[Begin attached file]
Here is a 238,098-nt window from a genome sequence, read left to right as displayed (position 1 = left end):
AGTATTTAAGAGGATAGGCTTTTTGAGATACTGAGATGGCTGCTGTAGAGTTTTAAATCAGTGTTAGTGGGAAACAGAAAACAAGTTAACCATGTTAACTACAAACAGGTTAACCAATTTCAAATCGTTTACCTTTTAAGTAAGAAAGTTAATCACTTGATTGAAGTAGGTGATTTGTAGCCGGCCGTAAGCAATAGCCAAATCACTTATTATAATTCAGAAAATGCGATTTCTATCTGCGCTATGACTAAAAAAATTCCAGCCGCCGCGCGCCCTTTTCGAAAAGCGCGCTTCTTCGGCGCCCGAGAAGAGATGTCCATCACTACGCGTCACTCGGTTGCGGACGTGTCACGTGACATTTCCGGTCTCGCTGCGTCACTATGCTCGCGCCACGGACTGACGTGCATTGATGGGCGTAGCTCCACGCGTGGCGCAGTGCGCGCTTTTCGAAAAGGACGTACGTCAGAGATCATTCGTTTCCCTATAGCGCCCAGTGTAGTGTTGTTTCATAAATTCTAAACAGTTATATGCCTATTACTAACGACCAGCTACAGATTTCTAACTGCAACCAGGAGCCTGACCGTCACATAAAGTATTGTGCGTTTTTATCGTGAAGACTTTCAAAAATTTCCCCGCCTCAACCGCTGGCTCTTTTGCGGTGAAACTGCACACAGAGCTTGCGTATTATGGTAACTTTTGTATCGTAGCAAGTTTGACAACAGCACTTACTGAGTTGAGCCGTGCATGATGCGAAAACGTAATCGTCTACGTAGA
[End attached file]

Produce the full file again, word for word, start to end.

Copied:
Here is a 238,098-nt window from a genome sequence, read left to right as displayed (position 1 = left end):
AGTATTTAAGAGGATAGGCTTTTTGAGATACTGAGATGGCTGCTGTAGAGTTTTAAATCAGTGTTAGTGGGAAACAGAAAACAAGTTAACCATGTTAACTACAAACAGGTTAACCAATTTCAAATCGTTTACCTTTTAAGTAAGAAAGTTAATCACTTGATTGAAGTAGGTGATTTGTAGCCGGCCGTAAGCAATAGCCAAATCACTTATTATAATTCAGAAAATGCGATTTCTATCTGCGCTATGACTAAAAAAATTCCAGCCGCCGCGCGCCCTTTTCGAAAAGCGCGCTTCTTCGGCGCCCGAGAAGAGATGTCCATCACTACGCGTCACTCGGTTGCGGACGTGTCACGTGACATTTCCGGTCTCGCTGCGTCACTATGCTCGCGCCACGGACTGACGTGCATTGATGGGCGTAGCTCCACGCGTGGCGCAGTGCGCGCTTTTCGAAAAGGACGTACGTCAGAGATCATTCGTTTCCCTATAGCGCCCAGTGTAGTGTTGTTTCATAAATTCTAAACAGTTATATGCCTATTACTAACGACCAGCTACAGATTTCTAACTGCAACCAGGAGCCTGACCGTCACATAAAGTATTGTGCGTTTTTATCGTGAAGACTTTCAAAAATTTCCCCGCCTCAACCGCTGGCTCTTTTGCGGTGAAACTGCACACAGAGCTTGCGTATTATGGTAACTTTTGTATCGTAGCAAGTTTGACAACAGCACTTACTGAGTTGAGCCGTGCATGATGCGAAAACGTAATCGTCTACGTAGA